Docs

Exclusive: Junger making HBO doc on Tim Hetherington

Oscar-nominated documentarian Tim Hetherington (pictured), who died earlier this year, is to become the subject of a documentary himself, with HBO commissioning his friend and Restrepo co-director Sebastian Junger to make a special focusing on his life and work, realscreen can reveal.
September 30, 2011

Oscar-nominated documentarian Tim Hetherington (pictured), who died earlier this year, is to become the subject of a documentary himself, with HBO commissioning his friend and Restrepo co-director Sebastian Junger to make a special focusing on his life and work, realscreen can reveal.

Hetherington, an award-winning photojournalist, was killed in April this year while covering the uprising in Libya, a month after he and Junger had been in Hollywood celebrating their Oscar nomination for Afghan war doc Restrepo.

Junger is now reuniting with Restrepo exec producer Nick Quested and Quested’s indie Goldcrest Films for two new projects celebrating Hetherington’s war reporting efforts.

The first, tentatively titled Tim Hetherington: His Life and His Work, will be a one-off documentary for U.S. pay-TV net HBO, commissioned by HBO Documentary Films president Sheila Nevins and VP Sara Bernstein.

Production is under way and the doc is slated to air on the network on April 20, 2012 – the first anniversary of Hetherington’s death.

“The film is about Tim – his life, his work and ultimately his death – but it’s really about his philosophy,” Quested told realscreen. “Tim had this idea he was working on about youth in conflict, and how the stereotypes in America popular culture transcended to the front lines of conflict zones; how young men are driven to conflicts, and why they are driven to conflicts.

“Ultimately, his philosophy potentially led to his own death, but from his time with [Liberian rebel group] the LURD in Liberia, which was when I first met him, all the way to Outpost Restrepo, he was always dealing with young men in conflict.”

Quested added that there was a wealth of material available for the special, including footage of and interviews with Hetherington. “Tim was one of the most well-documented people you could possibly imagine,” he said.

The second project in the works, Battle Company, will be a 3 x 60-minute series acting as a sequel of sorts to Restrepo. The program will comprise footage shot by Junger and Hetherington in Afghanistan, of which “around 95%” will be previously unaired.

“The focus will be on the characters at [Outpost] Restrepo, rather than the troops and the deployment,” Quested explained. “So it’s more about each of the individual soldiers’ stories. Tim and Sebastian were there on-and-off for 15 months, so we have close to 300 hours of footage. Basically, it will be all new footage.” He added that he and his team are presently in talks with an undisclosed U.S. broadcaster for the series.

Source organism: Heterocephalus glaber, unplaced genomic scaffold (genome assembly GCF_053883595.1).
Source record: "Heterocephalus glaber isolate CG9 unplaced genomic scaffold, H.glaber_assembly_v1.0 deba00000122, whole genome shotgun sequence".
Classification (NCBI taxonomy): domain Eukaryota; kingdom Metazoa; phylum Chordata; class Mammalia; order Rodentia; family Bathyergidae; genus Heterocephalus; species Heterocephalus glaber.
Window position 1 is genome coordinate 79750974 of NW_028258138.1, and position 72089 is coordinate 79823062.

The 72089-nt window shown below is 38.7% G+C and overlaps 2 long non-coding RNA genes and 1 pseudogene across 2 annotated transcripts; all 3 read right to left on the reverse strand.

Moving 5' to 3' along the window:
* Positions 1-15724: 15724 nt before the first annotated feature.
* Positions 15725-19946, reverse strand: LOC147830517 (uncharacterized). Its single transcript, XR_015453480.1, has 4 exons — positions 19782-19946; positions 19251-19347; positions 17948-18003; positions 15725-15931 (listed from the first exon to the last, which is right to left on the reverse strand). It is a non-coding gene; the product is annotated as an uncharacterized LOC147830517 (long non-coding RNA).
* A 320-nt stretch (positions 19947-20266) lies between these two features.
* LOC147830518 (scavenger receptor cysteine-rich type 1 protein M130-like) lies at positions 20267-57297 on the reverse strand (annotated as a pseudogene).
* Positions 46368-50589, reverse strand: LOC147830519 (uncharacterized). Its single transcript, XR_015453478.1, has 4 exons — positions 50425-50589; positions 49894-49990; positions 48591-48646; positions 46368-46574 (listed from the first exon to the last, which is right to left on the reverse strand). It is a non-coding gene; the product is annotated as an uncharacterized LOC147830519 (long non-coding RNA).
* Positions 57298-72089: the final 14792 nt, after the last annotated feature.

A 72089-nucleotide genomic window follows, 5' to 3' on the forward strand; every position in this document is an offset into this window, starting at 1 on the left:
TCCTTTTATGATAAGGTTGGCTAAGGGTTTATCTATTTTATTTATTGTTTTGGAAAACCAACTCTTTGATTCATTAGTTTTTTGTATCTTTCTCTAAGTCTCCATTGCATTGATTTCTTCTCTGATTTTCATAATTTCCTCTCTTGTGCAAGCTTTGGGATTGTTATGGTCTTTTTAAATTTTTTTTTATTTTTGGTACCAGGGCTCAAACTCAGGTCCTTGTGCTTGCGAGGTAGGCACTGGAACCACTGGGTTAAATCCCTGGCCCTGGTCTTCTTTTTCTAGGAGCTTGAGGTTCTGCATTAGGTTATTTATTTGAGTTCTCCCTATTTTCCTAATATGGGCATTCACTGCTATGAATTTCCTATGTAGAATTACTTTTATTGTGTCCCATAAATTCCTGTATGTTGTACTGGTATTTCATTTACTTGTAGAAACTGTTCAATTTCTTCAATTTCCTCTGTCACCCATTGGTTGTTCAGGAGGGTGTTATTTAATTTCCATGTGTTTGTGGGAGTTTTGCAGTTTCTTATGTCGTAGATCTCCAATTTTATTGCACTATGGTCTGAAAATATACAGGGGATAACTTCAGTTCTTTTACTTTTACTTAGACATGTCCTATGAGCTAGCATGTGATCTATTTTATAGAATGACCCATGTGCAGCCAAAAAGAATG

The projects see a return to the documentary realm for Junger, a bestselling author whose books include War and The Perfect Storm.

During a Q&A after a benefit screening of Restrepo in May this year, co-organized by Hot Docs, Nat Geo and realscreen, Junger told a Toronto audience he could not see himself returning to a war zone in future, such had been the impact of Hetherington’s death.

“I’m going to try to find a way to cover stories that are political and important without actually being in places where people are shooting guns at me,” he said at the time.

The news comes with Restrepo continuing to clock up awards and award nominations, nearly two years after premiering at the 2010 Sundance Film Festival.

Earlier this week the film was honored at the 32nd annual News & Documentary Emmy Awards, taking the prize for outstanding continuing coverage of a news story – long form, and a craft award for editing. The film has also been nominated for a Grierson award in the Best Cinema Documentary category, the winner of which will be announced in November.

Quested and Goldcrest Films will be bringing both projects to next week’s MIPCOM market in Cannes. All world rights are available for Battle Company, and all world rights excluding the U.S. are available for the documentary on Hetherington.

Other projects on the indie’s slate include Oscar nominee Lucy Walker’s doc short The Tsunami and the Cherry Blossom, which premiered earlier this month at the Toronto International Film Festival; and Victor Buhler’s A Whole Lott More, a disability focused project pitched at the Hot Docs Forum in May.

About The Author
Daniele Alcinii is a news reporter at realscreen, the leading international publisher of non-fiction film and television industry news and content. He joins the rs team with journalism experience following a stint out west with Sun Media in Edmonton's Capital Region, and communications work in Melbourne, Australia and Toronto. You can follow him on Twitter at @danielealcinii.

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